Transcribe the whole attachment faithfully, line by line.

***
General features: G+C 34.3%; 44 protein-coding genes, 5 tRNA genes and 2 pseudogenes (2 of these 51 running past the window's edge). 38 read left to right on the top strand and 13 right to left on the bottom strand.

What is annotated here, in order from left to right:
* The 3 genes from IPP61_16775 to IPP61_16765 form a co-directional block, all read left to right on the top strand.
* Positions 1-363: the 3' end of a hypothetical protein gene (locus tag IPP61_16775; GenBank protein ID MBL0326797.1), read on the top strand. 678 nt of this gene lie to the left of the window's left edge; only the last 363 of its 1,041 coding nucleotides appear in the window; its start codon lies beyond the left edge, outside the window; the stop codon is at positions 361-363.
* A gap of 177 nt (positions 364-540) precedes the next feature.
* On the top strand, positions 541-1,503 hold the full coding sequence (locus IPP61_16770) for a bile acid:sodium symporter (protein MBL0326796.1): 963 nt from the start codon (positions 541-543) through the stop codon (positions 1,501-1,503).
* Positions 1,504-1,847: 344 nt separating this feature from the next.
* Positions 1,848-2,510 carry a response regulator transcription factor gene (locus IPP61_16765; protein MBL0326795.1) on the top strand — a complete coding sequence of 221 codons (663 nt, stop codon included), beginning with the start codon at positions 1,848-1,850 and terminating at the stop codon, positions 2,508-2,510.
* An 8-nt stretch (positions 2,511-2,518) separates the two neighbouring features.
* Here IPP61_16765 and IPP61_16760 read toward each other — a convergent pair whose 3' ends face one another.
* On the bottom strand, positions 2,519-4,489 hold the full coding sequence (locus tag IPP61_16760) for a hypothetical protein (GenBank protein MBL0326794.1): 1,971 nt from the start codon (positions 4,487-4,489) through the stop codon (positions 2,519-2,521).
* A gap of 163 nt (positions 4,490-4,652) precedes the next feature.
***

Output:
General features: G+C 34.3%; 44 protein-coding genes, 5 tRNA genes and 2 pseudogenes (2 of these 51 running past the window's edge). 38 read left to right on the top strand and 13 right to left on the bottom strand.

What is annotated here, in order from left to right:
* The 3 genes from IPP61_16775 to IPP61_16765 form a co-directional block, all read left to right on the top strand.
* Positions 1-363: the 3' end of a hypothetical protein gene (locus tag IPP61_16775; GenBank protein ID MBL0326797.1), read on the top strand. 678 nt of this gene lie to the left of the window's left edge; only the last 363 of its 1,041 coding nucleotides appear in the window; its start codon lies beyond the left edge, outside the window; the stop codon is at positions 361-363.
* A gap of 177 nt (positions 364-540) precedes the next feature.
* On the top strand, positions 541-1,503 hold the full coding sequence (locus IPP61_16770) for a bile acid:sodium symporter (protein MBL0326796.1): 963 nt from the start codon (positions 541-543) through the stop codon (positions 1,501-1,503).
* Positions 1,504-1,847: 344 nt separating this feature from the next.
* Positions 1,848-2,510 carry a response regulator transcription factor gene (locus IPP61_16765; protein MBL0326795.1) on the top strand — a complete coding sequence of 221 codons (663 nt, stop codon included), beginning with the start codon at positions 1,848-1,850 and terminating at the stop codon, positions 2,508-2,510.
* An 8-nt stretch (positions 2,511-2,518) separates the two neighbouring features.
* Here IPP61_16765 and IPP61_16760 read toward each other — a convergent pair whose 3' ends face one another.
* On the bottom strand, positions 2,519-4,489 hold the full coding sequence (locus tag IPP61_16760) for a hypothetical protein (GenBank protein MBL0326794.1): 1,971 nt from the start codon (positions 4,487-4,489) through the stop codon (positions 2,519-2,521).
* A gap of 163 nt (positions 4,490-4,652) precedes the next feature.